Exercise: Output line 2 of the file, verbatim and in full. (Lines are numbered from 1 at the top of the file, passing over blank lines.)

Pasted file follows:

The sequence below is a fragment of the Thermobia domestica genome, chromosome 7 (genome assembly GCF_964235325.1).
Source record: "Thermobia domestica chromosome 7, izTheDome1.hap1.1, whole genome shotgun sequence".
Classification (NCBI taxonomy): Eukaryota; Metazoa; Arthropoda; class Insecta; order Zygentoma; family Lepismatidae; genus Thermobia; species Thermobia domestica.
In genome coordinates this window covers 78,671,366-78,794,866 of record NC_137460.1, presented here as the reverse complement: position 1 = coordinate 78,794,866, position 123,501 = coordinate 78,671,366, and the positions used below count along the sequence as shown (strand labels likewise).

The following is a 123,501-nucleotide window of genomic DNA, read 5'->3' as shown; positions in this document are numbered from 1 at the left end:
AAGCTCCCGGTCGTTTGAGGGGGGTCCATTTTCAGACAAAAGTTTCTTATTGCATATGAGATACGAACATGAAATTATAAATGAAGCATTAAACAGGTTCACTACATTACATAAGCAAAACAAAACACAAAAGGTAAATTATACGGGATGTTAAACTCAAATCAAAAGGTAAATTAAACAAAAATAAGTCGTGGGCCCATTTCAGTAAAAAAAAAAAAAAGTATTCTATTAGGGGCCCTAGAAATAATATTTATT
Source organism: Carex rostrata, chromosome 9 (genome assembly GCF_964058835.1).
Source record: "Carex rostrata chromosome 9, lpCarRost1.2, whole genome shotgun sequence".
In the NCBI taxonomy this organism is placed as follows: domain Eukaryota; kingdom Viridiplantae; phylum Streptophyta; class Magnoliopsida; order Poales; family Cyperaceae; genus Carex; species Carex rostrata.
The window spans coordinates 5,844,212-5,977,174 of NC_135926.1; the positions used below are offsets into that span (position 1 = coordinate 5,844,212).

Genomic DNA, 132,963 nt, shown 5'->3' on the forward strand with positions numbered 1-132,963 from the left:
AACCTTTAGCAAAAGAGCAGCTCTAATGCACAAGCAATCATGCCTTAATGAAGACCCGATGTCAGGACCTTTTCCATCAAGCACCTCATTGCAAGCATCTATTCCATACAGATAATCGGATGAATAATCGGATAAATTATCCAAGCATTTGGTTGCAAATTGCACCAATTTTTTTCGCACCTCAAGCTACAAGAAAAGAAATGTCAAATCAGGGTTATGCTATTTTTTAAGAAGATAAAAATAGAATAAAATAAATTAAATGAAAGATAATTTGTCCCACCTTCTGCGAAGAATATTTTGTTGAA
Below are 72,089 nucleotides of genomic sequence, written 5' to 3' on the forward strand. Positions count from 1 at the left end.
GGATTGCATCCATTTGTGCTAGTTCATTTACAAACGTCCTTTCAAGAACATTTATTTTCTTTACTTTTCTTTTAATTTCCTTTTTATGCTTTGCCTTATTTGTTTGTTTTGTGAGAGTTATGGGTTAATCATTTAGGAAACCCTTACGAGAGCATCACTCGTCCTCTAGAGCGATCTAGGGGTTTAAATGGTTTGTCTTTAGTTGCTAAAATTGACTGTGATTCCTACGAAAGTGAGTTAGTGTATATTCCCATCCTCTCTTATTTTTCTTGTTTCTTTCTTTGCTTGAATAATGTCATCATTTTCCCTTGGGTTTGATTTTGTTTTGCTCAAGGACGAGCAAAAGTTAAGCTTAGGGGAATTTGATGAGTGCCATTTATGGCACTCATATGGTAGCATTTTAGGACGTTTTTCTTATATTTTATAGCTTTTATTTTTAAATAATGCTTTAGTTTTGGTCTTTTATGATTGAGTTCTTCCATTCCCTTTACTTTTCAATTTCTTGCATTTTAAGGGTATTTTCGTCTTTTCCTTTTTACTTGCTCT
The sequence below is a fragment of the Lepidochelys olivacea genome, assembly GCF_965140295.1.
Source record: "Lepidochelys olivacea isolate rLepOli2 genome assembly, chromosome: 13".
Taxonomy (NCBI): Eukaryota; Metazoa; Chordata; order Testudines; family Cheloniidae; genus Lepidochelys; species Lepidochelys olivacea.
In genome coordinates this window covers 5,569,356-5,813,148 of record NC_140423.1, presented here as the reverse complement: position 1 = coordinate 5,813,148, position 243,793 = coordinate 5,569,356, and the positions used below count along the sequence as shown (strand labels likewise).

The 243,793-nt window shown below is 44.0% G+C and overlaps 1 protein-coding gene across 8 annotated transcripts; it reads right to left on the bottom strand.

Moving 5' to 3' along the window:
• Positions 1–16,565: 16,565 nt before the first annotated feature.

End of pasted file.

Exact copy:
Source record: "Thermobia domestica chromosome 7, izTheDome1.hap1.1, whole genome shotgun sequence".